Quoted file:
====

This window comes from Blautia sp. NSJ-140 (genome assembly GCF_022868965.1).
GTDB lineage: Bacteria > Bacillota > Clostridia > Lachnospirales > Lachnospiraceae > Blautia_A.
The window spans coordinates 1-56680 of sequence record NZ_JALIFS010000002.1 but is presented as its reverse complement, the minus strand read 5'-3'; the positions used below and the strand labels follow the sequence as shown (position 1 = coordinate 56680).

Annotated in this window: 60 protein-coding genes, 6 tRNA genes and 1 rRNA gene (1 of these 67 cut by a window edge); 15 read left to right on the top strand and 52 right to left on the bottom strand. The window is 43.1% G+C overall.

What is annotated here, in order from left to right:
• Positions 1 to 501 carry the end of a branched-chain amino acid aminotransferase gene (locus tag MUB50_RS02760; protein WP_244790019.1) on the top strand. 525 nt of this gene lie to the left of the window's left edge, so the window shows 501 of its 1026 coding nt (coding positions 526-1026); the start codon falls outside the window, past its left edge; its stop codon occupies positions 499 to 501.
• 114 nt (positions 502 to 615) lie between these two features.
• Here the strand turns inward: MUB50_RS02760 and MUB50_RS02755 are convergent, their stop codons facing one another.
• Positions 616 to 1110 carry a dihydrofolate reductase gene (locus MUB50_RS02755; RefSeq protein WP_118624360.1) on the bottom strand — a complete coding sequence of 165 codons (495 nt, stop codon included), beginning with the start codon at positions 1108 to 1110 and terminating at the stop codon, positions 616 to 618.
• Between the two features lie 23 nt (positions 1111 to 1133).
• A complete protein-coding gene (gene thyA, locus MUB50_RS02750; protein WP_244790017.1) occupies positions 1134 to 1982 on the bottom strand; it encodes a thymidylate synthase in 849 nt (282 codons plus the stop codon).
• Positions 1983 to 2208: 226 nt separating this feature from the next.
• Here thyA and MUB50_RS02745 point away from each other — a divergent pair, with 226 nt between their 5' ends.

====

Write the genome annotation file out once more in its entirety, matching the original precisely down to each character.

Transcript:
This window comes from Blautia sp. NSJ-140 (genome assembly GCF_022868965.1).
GTDB lineage: Bacteria > Bacillota > Clostridia > Lachnospirales > Lachnospiraceae > Blautia_A.
The window spans coordinates 1-56680 of sequence record NZ_JALIFS010000002.1 but is presented as its reverse complement, the minus strand read 5'-3'; the positions used below and the strand labels follow the sequence as shown (position 1 = coordinate 56680).

Annotated in this window: 60 protein-coding genes, 6 tRNA genes and 1 rRNA gene (1 of these 67 cut by a window edge); 15 read left to right on the top strand and 52 right to left on the bottom strand. The window is 43.1% G+C overall.

What is annotated here, in order from left to right:
• Positions 1 to 501 carry the end of a branched-chain amino acid aminotransferase gene (locus tag MUB50_RS02760; protein WP_244790019.1) on the top strand. 525 nt of this gene lie to the left of the window's left edge, so the window shows 501 of its 1026 coding nt (coding positions 526-1026); the start codon falls outside the window, past its left edge; its stop codon occupies positions 499 to 501.
• 114 nt (positions 502 to 615) lie between these two features.
• Here the strand turns inward: MUB50_RS02760 and MUB50_RS02755 are convergent, their stop codons facing one another.
• Positions 616 to 1110 carry a dihydrofolate reductase gene (locus MUB50_RS02755; RefSeq protein WP_118624360.1) on the bottom strand — a complete coding sequence of 165 codons (495 nt, stop codon included), beginning with the start codon at positions 1108 to 1110 and terminating at the stop codon, positions 616 to 618.
• Between the two features lie 23 nt (positions 1111 to 1133).
• A complete protein-coding gene (gene thyA, locus MUB50_RS02750; protein WP_244790017.1) occupies positions 1134 to 1982 on the bottom strand; it encodes a thymidylate synthase in 849 nt (282 codons plus the stop codon).
• Positions 1983 to 2208: 226 nt separating this feature from the next.
• Here thyA and MUB50_RS02745 point away from each other — a divergent pair, with 226 nt between their 5' ends.